Four months after his marathon debut, Kipchoge came second at the Belin marathon with a finishing time that was 1 minute and 25 seconds faster than in Hamburg. Within the next year, he also came first in the Rottderdam and the Chicago marathon. A remarkable career – although nothing he didn’t know from his track running career. Having reached one summit, Kipchoge was already on the lookout for a new challenge.

No human is limited.
Eliud Kipchoge

This man knows no limits. Therefore, it’s not surprising that he went on to win the London and Berlin marathon in 2015 and the Olympic marathon gold medal in 2016. Despite his quick rise to success, the Kenyan has always remained humble and eager to mention at interviews how important the heart and the mind are. He’s convinced that the legs are important, but psychological aspects are often underestimated.

The (current) highlight of an extraordinary career: Olympic gold medallist Eliud Kipchoge 2016 in Rio de Janeiro.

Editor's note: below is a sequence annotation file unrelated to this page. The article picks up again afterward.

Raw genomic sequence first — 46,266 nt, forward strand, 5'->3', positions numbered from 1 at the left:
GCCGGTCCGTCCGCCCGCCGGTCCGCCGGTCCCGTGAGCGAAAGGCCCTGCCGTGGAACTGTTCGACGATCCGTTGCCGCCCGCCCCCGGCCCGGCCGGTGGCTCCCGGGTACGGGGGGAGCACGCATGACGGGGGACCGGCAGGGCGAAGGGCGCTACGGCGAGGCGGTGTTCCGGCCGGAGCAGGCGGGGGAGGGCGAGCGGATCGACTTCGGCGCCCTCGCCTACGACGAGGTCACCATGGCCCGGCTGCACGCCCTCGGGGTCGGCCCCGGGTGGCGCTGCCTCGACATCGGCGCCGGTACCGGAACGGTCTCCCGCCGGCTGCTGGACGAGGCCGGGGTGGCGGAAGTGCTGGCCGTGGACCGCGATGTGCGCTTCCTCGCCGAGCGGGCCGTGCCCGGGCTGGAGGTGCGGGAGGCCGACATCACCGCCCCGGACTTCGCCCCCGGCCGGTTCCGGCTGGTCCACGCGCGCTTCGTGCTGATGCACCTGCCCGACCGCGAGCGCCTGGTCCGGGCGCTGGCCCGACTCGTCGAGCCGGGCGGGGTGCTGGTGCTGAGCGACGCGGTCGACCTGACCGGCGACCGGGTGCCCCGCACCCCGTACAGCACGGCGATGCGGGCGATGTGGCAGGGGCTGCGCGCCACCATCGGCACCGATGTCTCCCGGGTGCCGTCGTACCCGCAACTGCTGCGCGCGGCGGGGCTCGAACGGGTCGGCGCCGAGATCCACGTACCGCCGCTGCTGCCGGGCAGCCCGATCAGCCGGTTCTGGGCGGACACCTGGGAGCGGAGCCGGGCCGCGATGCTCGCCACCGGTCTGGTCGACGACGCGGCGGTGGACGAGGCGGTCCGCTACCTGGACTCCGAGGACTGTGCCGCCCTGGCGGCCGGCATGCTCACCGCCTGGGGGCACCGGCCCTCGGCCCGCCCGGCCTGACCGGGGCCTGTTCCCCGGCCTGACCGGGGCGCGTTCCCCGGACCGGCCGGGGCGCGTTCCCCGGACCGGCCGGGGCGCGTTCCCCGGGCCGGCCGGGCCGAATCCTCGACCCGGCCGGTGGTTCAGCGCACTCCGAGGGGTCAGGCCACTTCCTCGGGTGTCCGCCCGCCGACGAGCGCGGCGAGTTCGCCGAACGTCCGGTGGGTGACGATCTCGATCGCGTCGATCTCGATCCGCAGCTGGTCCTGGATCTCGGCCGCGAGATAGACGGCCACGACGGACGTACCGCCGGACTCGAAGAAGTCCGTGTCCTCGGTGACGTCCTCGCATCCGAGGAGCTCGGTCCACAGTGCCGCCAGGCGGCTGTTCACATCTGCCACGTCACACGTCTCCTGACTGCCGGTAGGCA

The 2-hour barrier

All this success didn’t stop Kipchoge from attempting a world record on the Formula 1 race track in Monza. It only made him try even harder. In 2016, Nike announced the project «Breaking2» and invited elite runners Lelisa Desisa, Zersenay Tadese and Eliud Kipchoge to break the two-hour barrier for the marathon. The Kenyan accepted the challenge and finished in 2:00:25. A world record – but not an official one, as the Nike event wasn’t accepted as an official race by the International Association of Athletics Federations (IAAF).

It's not about the legs, it's about the heart and mind.
Eliud Kipchoge

This didn’t bother Kipchoge too much. He was happy his performance proved that the sub two-hour marathon can be done and that he only fell 25 seconds short. He’s on the right path, his legs can do it and his mind is ready. The real question isn’t whether Kipchoge will break the world record, but when this will happen.

Training, training and more training

In Monza, Kipchoge fell 25 seconds short of the 2-hour mark. 25 seconds might seem like no time at all; had he run only one second faster per kilometre, he would have set a new world record. However, as every long-distance runner would confirm, this only sounds easy in theory. It might be possible on the first few kilometres, but as you get more tired in the course of a race, it gets harder and harder to keep your pace. On kilometres 30, 35 or 40, it’s extremely difficult not to slow down.